Take Back the Taxi Movement D.O.A. No Thanks to Empathetic Pansies
The New York Post's profile of Dr. Mitchell Lee, the guy who reported an irregular fare increase his cab driver tried to get away with to the Taxi and Limousine Commission, is wonderful. He saved everyone money! He's a hero! Or could've been a hero. A big one. Only until you get to the end, when you realize that what should've been a revolution in the way we take our cabs here isn't exactly going anywhere.
Lee seems like a nice enough guy, and all he did was call out the driver who tried to con him by increasing the fare. And then it turned out his driver, Wasim Khalid Cheema, took $40K worth of passengers' cash for a ride over time. Now, if your driver needs to increase the fare, a button will appear on the touchscreen in the back seat, which riders press to acknowledge and agree to the fare change -- thus potentially saving riders decent cash. This one guy did us all a favor! In fact, now would've been the time to launch a full-scale war on all the shitty things we hate about cabs that just straight-up irk us -- when hacks are on their phones, when they groan about going to Brooklyn, when they simply won't go to Brooklyn, etc. -- except Lee actually had to go on and feel shitty about it:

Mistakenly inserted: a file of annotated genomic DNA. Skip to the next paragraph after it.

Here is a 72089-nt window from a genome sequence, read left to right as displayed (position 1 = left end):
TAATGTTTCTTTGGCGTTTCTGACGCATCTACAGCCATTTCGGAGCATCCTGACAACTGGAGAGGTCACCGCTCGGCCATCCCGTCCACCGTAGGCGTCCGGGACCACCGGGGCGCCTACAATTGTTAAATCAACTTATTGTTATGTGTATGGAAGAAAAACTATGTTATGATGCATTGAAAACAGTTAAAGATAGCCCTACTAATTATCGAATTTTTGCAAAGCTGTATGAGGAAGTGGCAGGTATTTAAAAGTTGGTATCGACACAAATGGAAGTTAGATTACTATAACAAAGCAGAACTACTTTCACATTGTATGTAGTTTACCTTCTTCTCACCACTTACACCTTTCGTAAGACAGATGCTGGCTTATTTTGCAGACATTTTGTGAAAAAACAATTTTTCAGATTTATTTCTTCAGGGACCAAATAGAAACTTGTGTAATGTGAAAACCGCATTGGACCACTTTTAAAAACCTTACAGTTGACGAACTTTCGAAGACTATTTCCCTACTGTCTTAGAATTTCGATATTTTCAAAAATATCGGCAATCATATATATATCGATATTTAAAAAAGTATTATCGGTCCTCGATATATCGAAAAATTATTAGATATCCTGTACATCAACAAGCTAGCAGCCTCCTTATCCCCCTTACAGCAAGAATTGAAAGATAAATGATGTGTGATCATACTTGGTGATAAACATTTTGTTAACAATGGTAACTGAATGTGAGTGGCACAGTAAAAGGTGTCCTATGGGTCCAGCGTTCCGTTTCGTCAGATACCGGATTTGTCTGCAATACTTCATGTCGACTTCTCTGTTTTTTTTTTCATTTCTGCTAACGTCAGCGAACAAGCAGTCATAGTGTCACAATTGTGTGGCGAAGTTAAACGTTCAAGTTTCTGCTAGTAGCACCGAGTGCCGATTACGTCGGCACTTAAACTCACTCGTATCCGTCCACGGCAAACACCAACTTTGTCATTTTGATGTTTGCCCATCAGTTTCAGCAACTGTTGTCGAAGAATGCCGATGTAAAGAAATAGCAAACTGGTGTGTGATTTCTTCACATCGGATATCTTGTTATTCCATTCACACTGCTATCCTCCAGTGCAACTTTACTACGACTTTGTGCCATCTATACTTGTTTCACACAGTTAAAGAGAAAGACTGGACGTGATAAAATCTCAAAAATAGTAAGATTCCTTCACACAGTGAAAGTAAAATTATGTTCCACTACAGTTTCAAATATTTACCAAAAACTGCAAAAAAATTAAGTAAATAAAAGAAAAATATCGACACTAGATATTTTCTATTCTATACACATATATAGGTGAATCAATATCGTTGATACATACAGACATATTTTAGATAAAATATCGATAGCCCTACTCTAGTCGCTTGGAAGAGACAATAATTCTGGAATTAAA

Lee actually showed a shred of sympathy for cabdrivers, noting he has a family member who drives a livery car. "Besides dentists and lawyers, cabbies have the hardest jobs because everyone hates them," Lee said. "Sometimes I feel sorry for them."
This guy isn't a "hero" because he saved you five bucks. But he is remarkable, in that a New Yorker was empathetic to the struggles of someone whose job absolutely sucks, and somehow, the New York Post kept it in there. Related: Your rage is probably misplaced in this situation.
Get the ICYMI: Today's Top Stories Newsletter Our daily newsletter delivers quick clicks to keep you in the know
Catch up on the day's news and stay informed with our daily digest of the most popular news, music, food and arts stories in New York, delivered to your inbox.